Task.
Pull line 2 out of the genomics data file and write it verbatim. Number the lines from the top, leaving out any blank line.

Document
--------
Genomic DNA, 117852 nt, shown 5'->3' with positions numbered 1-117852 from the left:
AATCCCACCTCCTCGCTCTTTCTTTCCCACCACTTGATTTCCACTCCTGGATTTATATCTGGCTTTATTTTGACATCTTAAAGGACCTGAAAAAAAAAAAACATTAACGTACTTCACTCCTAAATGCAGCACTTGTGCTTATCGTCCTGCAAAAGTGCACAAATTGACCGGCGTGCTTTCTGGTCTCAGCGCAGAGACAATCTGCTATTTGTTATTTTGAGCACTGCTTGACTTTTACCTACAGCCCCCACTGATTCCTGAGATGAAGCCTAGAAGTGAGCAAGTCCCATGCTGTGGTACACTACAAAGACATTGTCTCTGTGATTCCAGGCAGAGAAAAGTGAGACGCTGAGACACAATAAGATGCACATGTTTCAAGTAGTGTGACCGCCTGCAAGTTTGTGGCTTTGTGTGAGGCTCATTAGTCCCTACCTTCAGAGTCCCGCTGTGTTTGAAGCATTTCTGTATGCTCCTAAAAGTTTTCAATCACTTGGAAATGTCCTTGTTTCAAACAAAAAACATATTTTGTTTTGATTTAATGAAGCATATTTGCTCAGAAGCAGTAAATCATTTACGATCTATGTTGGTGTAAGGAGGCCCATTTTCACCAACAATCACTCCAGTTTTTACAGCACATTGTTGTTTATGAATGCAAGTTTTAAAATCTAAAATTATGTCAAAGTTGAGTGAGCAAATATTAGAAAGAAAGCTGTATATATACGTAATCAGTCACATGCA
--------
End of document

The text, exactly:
AATCCCACCTCCTCGCTCTTTCTTTCCCACCACTTGATTTCCACTCCTGGATTTATATCTGGCTTTATTTTGACATCTTAAAGGACCTGAAAAAAAAAAAACATTAACGTACTTCACTCCTAAATGCAGCACTTGTGCTTATCGTCCTGCAAAAGTGCACAAATTGACCGGCGTGCTTTCTGGTCTCAGCGCAGAGACAATCTGCTATTTGTTATTTTGAGCACTGCTTGACTTTTACCTACAGCCCCCACTGATTCCTGAGATGAAGCCTAGAAGTGAGCAAGTCCCATGCTGTGGTACACTACAAAGACATTGTCTCTGTGATTCCAGGCAGAGAAAAGTGAGACGCTGAGACACAATAAGATGCACATGTTTCAAGTAGTGTGACCGCCTGCAAGTTTGTGGCTTTGTGTGAGGCTCATTAGTCCCTACCTTCAGAGTCCCGCTGTGTTTGAAGCATTTCTGTATGCTCCTAAAAGTTTTCAATCACTTGGAAATGTCCTTGTTTCAAACAAAAAACATATTTTGTTTTGATTTAATGAAGCATATTTGCTCAGAAGCAGTAAATCATTTACGATCTATGTTGGTGTAAGGAGGCCCATTTTCACCAACAATCACTCCAGTTTTTACAGCACATTGTTGTTTATGAATGCAAGTTTTAAAATCTAAAATTATGTCAAAGTTGAGTGAGCAAATATTAGAAAGAAAGCTGTATATATACGTAATCAGTCACATGCA